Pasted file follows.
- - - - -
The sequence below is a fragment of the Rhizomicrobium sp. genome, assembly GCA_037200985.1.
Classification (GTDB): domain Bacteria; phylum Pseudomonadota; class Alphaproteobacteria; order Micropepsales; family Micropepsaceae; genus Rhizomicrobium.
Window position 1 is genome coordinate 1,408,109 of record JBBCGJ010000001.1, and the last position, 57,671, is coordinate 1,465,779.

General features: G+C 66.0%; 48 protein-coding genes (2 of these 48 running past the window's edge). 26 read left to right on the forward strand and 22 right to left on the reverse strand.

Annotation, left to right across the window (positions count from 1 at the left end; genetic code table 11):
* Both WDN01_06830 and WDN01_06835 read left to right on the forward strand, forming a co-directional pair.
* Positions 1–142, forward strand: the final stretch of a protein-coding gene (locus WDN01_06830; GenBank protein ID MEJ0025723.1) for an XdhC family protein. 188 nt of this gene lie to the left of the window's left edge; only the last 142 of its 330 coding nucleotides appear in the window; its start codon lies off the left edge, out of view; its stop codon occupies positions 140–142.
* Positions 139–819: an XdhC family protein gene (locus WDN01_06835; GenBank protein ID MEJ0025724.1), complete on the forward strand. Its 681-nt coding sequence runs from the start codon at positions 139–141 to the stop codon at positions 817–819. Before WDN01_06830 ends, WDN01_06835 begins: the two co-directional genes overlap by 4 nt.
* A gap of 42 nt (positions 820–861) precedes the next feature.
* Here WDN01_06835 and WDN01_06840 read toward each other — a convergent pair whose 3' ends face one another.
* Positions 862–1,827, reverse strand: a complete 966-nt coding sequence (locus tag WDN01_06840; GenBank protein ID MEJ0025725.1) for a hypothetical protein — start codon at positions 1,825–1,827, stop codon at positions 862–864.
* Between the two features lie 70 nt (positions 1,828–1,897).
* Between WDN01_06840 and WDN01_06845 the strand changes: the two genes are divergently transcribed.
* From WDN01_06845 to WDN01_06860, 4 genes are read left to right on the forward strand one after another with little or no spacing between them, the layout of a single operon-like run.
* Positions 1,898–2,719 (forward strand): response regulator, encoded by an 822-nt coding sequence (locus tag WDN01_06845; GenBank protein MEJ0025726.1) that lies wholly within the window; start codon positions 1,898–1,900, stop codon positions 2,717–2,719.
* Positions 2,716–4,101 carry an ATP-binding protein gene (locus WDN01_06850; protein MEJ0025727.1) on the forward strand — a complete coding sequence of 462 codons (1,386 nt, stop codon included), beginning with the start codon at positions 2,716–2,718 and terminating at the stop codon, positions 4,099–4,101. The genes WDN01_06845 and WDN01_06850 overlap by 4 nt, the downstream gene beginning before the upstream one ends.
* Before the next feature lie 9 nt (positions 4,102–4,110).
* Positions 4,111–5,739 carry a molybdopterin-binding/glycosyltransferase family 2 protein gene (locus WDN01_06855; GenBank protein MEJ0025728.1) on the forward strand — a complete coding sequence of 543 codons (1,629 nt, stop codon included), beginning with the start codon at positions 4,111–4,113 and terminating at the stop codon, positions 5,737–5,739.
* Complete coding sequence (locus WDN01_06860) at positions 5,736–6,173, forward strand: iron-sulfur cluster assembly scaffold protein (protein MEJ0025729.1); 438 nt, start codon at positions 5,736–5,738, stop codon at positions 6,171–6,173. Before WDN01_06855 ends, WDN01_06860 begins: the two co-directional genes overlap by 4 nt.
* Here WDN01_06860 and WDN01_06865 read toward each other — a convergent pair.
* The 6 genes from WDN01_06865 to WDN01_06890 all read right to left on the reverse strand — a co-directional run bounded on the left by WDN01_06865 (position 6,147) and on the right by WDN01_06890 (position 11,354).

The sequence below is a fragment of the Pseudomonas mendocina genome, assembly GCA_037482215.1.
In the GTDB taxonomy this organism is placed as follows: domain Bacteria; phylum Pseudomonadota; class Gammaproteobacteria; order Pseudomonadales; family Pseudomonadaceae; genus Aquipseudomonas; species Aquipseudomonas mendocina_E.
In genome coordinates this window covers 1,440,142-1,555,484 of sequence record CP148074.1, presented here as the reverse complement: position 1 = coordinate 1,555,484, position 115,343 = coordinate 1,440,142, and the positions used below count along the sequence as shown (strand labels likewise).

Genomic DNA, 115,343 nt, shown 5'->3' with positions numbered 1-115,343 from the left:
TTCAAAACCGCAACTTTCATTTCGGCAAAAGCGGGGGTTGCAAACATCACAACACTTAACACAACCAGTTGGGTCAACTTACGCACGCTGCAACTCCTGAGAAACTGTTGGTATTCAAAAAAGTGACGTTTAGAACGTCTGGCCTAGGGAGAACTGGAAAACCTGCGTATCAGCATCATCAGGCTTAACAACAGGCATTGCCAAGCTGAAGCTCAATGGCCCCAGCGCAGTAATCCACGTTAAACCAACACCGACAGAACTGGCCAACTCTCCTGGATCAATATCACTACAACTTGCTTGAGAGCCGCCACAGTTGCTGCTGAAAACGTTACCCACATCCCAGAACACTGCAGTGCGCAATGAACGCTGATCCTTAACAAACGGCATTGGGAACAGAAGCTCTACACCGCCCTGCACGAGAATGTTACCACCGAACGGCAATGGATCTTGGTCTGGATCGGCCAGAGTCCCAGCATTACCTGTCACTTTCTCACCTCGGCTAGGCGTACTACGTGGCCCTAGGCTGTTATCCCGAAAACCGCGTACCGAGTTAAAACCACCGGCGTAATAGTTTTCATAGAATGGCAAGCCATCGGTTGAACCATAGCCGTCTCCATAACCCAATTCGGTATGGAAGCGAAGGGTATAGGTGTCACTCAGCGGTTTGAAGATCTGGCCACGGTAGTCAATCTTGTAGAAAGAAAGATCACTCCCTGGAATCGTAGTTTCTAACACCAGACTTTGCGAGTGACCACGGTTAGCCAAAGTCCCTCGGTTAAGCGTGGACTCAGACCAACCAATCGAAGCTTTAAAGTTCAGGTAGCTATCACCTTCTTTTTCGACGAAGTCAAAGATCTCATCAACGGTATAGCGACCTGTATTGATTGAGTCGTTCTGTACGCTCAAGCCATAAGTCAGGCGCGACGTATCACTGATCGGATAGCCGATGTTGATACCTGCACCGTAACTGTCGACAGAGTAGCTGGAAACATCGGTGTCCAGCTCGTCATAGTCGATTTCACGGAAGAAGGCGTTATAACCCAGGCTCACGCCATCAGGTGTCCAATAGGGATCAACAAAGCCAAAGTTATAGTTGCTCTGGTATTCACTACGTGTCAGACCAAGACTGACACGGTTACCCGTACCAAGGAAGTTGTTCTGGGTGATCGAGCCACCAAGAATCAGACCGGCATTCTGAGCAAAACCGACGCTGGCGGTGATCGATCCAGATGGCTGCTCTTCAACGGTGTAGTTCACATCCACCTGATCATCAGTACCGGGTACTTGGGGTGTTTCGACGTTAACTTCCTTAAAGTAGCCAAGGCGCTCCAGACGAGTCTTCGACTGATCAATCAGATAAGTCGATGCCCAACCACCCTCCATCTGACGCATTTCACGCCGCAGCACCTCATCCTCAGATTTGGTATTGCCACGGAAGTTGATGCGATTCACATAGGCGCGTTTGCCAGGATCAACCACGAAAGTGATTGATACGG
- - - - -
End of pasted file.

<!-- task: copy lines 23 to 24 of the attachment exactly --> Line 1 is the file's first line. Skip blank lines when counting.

In the GTDB taxonomy this organism is placed as follows: domain Bacteria; phylum Pseudomonadota; class Gammaproteobacteria; order Pseudomonadales; family Pseudomonadaceae; genus Aquipseudomonas; species Aquipseudomonas mendocina_E.
In genome coordinates this window covers 1,440,142-1,555,484 of sequence record CP148074.1, presented here as the reverse complement: position 1 = coordinate 1,555,484, position 115,343 = coordinate 1,440,142, and the positions used below count along the sequence as shown (strand labels likewise).